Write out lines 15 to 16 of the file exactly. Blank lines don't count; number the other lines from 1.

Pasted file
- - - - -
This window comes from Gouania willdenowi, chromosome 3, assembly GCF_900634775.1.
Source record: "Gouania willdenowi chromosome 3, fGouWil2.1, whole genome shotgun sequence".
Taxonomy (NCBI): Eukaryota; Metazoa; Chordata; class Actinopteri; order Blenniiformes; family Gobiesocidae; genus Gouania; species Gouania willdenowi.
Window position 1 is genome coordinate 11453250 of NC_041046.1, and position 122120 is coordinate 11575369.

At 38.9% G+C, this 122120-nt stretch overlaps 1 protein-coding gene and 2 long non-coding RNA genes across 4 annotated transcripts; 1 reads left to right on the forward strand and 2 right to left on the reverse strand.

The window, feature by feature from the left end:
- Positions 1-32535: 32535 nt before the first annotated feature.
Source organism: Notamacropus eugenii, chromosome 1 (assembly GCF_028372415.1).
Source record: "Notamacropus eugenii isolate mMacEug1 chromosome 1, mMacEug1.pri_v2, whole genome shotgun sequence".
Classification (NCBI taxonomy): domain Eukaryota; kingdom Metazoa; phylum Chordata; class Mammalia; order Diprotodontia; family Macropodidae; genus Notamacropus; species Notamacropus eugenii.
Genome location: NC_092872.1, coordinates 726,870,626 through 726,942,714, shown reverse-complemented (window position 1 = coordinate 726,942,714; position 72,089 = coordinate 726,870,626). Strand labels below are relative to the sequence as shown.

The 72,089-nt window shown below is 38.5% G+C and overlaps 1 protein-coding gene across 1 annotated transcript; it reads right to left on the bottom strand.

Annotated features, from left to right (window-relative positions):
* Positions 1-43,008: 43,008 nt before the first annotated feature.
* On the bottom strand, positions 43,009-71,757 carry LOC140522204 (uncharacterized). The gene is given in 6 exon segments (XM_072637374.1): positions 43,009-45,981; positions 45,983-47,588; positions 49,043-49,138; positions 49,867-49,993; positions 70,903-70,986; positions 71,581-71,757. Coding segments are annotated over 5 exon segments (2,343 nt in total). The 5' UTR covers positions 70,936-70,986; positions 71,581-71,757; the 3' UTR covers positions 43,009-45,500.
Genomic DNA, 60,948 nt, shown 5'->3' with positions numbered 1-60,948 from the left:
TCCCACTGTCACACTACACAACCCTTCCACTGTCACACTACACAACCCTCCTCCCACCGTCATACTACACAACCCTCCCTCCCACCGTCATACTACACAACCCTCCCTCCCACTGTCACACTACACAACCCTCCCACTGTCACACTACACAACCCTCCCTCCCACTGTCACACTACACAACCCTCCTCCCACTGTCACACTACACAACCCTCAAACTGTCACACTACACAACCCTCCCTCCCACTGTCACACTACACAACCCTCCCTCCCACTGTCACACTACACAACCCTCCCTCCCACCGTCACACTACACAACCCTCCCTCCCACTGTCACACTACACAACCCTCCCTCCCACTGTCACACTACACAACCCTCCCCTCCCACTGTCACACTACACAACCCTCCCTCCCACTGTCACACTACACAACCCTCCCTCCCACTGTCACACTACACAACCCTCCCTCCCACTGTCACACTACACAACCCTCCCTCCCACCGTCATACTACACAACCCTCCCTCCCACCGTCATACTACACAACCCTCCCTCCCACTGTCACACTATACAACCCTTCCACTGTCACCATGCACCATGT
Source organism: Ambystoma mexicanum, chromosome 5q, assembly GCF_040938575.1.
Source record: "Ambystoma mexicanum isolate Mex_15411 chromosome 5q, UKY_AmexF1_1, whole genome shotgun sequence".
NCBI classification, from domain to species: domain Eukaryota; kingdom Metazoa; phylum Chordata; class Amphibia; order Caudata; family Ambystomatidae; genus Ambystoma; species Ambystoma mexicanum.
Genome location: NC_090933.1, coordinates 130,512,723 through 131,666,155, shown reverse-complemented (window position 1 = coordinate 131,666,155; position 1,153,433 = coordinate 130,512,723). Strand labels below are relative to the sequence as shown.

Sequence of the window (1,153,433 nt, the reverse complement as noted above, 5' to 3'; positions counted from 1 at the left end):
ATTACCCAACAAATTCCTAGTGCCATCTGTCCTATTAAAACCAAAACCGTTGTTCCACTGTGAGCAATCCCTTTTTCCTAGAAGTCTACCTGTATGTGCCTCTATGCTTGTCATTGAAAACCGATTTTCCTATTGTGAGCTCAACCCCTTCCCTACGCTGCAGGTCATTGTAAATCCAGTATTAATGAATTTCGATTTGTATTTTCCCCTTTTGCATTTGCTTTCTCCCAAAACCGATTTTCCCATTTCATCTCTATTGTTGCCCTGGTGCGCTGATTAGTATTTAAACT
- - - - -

* On the bottom strand, positions 43,009-71,757 carry LOC140522204 (uncharacterized). The gene is given in 6 exon segments (XM_072637374.1): positions 43,009-45,981; positions 45,983-47,588; positions 49,043-49,138; positions 49,867-49,993; positions 70,903-70,986; positions 71,581-71,757. Coding segments are annotated over 5 exon segments (2,343 nt in total). The 5' UTR covers positions 70,936-70,986; positions 71,581-71,757; the 3' UTR covers positions 43,009-45,500.
Genomic DNA, 60,948 nt, shown 5'->3' with positions numbered 1-60,948 from the left: